Migrants in Italy Struggle Against Illegal Status, Exploitation
Italy is the main destination for migrants coming across the Mediterranean. If they make it, they often end up in refugee camps and are likely to be sent back. Many escape and lead desperate lives as illegal immigrants.
The stream of refugees coming across the Mediterranean from northern Africa to southern Europe continues unabated. Each week, hundreds of people risk their lives to try and enter the European Union on unseaworthy boats in search for a better life.
Italy's coast is often their first destination and the place they see the best chance to reach land. Many migrants climb into boats and set their sights on the Italian island of Lampedusa.
Locked up in a refugee camp
When one of the boats doesn't reach the shore, the number of victims is very high and the world's attention briefly turns to Sicily and Lampedusa. If the migrants are caught on their journey, they are put in a camp where they are supposed to be held for only for a few days, but in reality they often spend months waiting. The public and media usually has no access to the camps.
The EU has promised some 30 million euros ($41 million) to Italy in order to cope with the refugees. Interior Minister Angelino Alfano was pleased, saying that for him it's "not an Italian problem, but a European one" and that EU members should look for a solution together.
Most of the boat people who make it to the shore and land in a refugee camp end up being deported back to their country of origin. Italy's immigration policy is very strict. Only migrants with an employment contract can stay. Italian aid organizations criticize this as unrealistic since hardly any employer would hire someone they have never met from Mali or Eritrea.
The refugees realize this and prepare for life as an illegal immigrant. Whoever can, escapes from the camps, disappears to the north of Italy or northern Europe. There are hundreds of thousands of people without documents in Italy as well as France, Germany and the Benelux countries. They are not registered with any government offices and don't exist to the authorities. Yet they still need to sleep somewhere, eat and take care of themselves.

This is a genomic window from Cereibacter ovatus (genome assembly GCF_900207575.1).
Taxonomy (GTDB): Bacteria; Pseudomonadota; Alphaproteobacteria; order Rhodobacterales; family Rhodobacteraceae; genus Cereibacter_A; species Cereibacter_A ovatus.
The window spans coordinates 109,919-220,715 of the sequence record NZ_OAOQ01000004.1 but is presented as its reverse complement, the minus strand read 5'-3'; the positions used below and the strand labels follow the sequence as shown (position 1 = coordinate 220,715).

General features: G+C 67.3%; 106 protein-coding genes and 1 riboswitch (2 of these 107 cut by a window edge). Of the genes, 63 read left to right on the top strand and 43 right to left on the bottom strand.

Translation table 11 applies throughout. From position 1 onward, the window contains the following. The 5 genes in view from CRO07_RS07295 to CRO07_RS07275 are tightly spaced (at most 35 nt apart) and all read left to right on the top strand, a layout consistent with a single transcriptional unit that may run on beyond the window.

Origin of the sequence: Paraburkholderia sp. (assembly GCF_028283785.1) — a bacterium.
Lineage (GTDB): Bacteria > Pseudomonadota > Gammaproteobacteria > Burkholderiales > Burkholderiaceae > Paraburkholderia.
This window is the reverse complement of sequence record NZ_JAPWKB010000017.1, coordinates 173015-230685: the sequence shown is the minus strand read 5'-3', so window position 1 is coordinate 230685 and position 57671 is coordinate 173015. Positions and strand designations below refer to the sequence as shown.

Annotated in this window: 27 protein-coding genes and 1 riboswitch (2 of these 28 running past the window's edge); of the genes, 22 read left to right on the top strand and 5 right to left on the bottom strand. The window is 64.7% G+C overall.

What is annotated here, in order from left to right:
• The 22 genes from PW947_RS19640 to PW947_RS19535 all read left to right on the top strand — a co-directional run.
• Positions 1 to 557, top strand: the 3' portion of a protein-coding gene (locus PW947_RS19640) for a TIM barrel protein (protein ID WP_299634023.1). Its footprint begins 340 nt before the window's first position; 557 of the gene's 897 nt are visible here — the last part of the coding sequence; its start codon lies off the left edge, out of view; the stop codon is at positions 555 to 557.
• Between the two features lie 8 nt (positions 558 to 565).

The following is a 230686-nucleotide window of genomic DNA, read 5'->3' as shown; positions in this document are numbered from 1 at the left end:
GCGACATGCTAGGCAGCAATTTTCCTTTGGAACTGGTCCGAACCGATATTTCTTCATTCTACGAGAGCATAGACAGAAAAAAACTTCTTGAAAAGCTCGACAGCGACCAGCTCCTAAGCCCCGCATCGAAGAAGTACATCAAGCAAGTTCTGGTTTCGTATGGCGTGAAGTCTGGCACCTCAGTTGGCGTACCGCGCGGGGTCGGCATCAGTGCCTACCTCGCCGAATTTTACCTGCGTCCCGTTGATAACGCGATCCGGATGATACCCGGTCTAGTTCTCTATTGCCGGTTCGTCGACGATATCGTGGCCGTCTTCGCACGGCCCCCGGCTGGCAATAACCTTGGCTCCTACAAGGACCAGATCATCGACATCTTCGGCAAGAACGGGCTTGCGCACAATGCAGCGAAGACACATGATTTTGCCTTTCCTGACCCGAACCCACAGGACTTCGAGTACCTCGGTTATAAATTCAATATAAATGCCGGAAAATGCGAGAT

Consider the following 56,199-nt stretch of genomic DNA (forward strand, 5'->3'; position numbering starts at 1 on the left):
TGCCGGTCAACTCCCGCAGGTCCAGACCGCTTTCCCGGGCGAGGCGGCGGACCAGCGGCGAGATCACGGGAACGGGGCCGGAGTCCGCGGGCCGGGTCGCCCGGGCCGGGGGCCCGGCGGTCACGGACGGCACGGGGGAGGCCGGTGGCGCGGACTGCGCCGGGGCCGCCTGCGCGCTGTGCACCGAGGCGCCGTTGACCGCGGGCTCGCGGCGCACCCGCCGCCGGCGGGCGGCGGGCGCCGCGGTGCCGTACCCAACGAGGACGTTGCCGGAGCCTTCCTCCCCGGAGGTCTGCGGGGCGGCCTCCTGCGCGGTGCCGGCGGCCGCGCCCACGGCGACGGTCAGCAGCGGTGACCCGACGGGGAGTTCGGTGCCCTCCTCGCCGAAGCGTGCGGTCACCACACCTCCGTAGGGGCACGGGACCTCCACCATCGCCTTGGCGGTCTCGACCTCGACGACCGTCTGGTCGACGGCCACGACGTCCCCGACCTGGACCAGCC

"Irregolari" and those who profit from them
Piles of laundry in car wrecks, camping stoves and tents under highway bridges. Whoever walks through Milan with open eyes sees the traces of the "irregolari," the people with no official immigration status. They live in abandoned factories or houses without any gas or electricity.
Khaled from Tunisia has been working in Italy for two years. The 42-year-old sleeps in a broken-down car without license plates. The trunk is locked and holds his valuables and his laundry is neatly stacked on the backseat. One of the windows is broken and at night the temperature drops and the cardboard he uses to cover the hole doesn't keep out the cold.
After spending eight months in a refugee camp on Lampedusa he was transferred to a camp on the mainland from which escaped from there. Looking for work, he stopped in Milan. Every morning he goes to a roundabout near the highway where a group of Africans is already waiting. In his backpack he's got a bottle of water and two sandwiches.
Between the commuters in their cars there's a few lorries and pick-up trucks driving very slowly. Those are the "caporali" who recruit them for the day. They check out the men who offer to work for next to nothing and decide who they will take along.
"It's the slave market of Milan," union representative Franco De Alessandri said. He secretly filmed the scenes and presented them to the police. But nothing has changed. "These workers are not comparable to Italian workers. They have no house, no family here," he added. "They are alone and without papers, without rights. They are being abused right, left and center."
They work as day laborers on construction sights or fruit pickers for tiny salaries. Without a contract and without health insurance. Franco de Alessandri is furious about the situation. For Italian workers, they are competition who work for lower salaries. For the refugees, the work is the only way to make money, even if it doesn't amount to much.